In the rush to deliver technology-based solutions to the COVID-19 pandemic, we need to resist the inclination to “move fast and break things”.
Attendees were reminded of this by Professor Dov Greenbaum on Monday, June 22nd, 2020, when IP Osgoode hosted “Bracing for Impact III: Emerging Technologies”. The virtual conference was the third in a series of speaking engagements in partnership between IP Osgoode, Microsoft, and IDC Herzliya. The discussion centred around the legal and ethical challenges surrounding COVID-19 contact tracing and was moderated by Professor Pina D’Agostino and Doctor Aviv Gaon. The full list of speakers and their bios can be found here. The following is a summary of the discussion that took place.
What is Contact Tracing?
Contact tracing is a public health measure for reducing the spread of communicable diseases. It has been implemented for hundreds of years, and in essence, aims to temporarily remove carriers of a disease from society in order to reduce the disease’s spread. Manual contact tracing is initiated when an individual tests positive, and tracks only the infected individual and their known contacts.
However, in the time of COVID-19, during which John Weigelt, National Technology Officer for Microsoft Canada, says two years of innovation has occurred within two months, digital contact tracing is now possible. Applications for digital contact tracing differ from traditional contact tracing as tracing occurs constantly, creating a technological record of a person’s daily contacts, regardless of whether they ever test positive.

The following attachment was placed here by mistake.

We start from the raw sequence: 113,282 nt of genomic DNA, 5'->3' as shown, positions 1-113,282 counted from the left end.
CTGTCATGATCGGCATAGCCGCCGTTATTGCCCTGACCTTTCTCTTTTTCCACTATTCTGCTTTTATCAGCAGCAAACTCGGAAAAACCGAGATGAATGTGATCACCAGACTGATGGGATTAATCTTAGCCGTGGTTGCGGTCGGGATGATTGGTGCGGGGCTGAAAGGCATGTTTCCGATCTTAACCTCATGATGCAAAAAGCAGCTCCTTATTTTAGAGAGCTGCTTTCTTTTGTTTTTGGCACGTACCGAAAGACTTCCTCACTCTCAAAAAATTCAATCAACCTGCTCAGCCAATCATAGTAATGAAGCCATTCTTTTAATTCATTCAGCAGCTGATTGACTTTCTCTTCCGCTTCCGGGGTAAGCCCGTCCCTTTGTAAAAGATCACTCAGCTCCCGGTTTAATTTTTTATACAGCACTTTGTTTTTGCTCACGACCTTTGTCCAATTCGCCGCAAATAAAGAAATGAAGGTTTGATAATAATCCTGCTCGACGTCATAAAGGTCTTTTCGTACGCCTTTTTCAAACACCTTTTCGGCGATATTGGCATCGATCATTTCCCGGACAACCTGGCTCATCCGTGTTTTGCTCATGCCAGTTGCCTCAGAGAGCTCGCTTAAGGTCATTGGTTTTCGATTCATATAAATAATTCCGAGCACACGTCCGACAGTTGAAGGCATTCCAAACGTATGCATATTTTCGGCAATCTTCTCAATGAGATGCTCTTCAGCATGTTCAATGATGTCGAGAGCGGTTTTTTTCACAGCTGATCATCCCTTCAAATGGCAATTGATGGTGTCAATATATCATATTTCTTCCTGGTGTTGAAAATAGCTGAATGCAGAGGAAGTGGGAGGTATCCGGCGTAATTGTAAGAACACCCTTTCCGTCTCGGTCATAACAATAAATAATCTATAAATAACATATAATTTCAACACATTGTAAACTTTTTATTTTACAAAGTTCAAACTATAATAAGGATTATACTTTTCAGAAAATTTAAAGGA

Professor Teresa Scassa enumerated three basic metrics that differentiate apps. These include the type of technology, the level of data centralization, and the voluntariness of use. You can read about examples of national apps that fall across the spectrum on each of these metrics here and here.
An example on the far end of the spectrum for each of these metrics is the early contact tracing effort in Israel. Professor Dov Greenbaum explained the early deployment of contact tracing in Israel, through Shabak (aka the Shin Bet), the country’s internal security department. Initial efforts saw Shabak analyzing information collected by cell phones and other sources, including records of purchases, to trace people’s movements and interactions. This was a centralized model as the information was accessible to Israel’s public health authority. Affected individuals would, without knowing they were being tracked, receive an instruction to self-quarantine.
Given its intrusive nature, this approach was the subject of much criticism domestically and internationally. As a result, the government has moved to a less intrusive approach, involving GPS-based contact tracing. However, Professor Greenbaum noted that Israel has a large population of people who do not use smartphones. As a recent Oxford study discovered, at least 60% of the population must use contact tracing apps for them to be effective. Therefore, there is some concern that the new Israeli approach will not be effective, and that the government may shift back to the original, and far more intrusive, approach.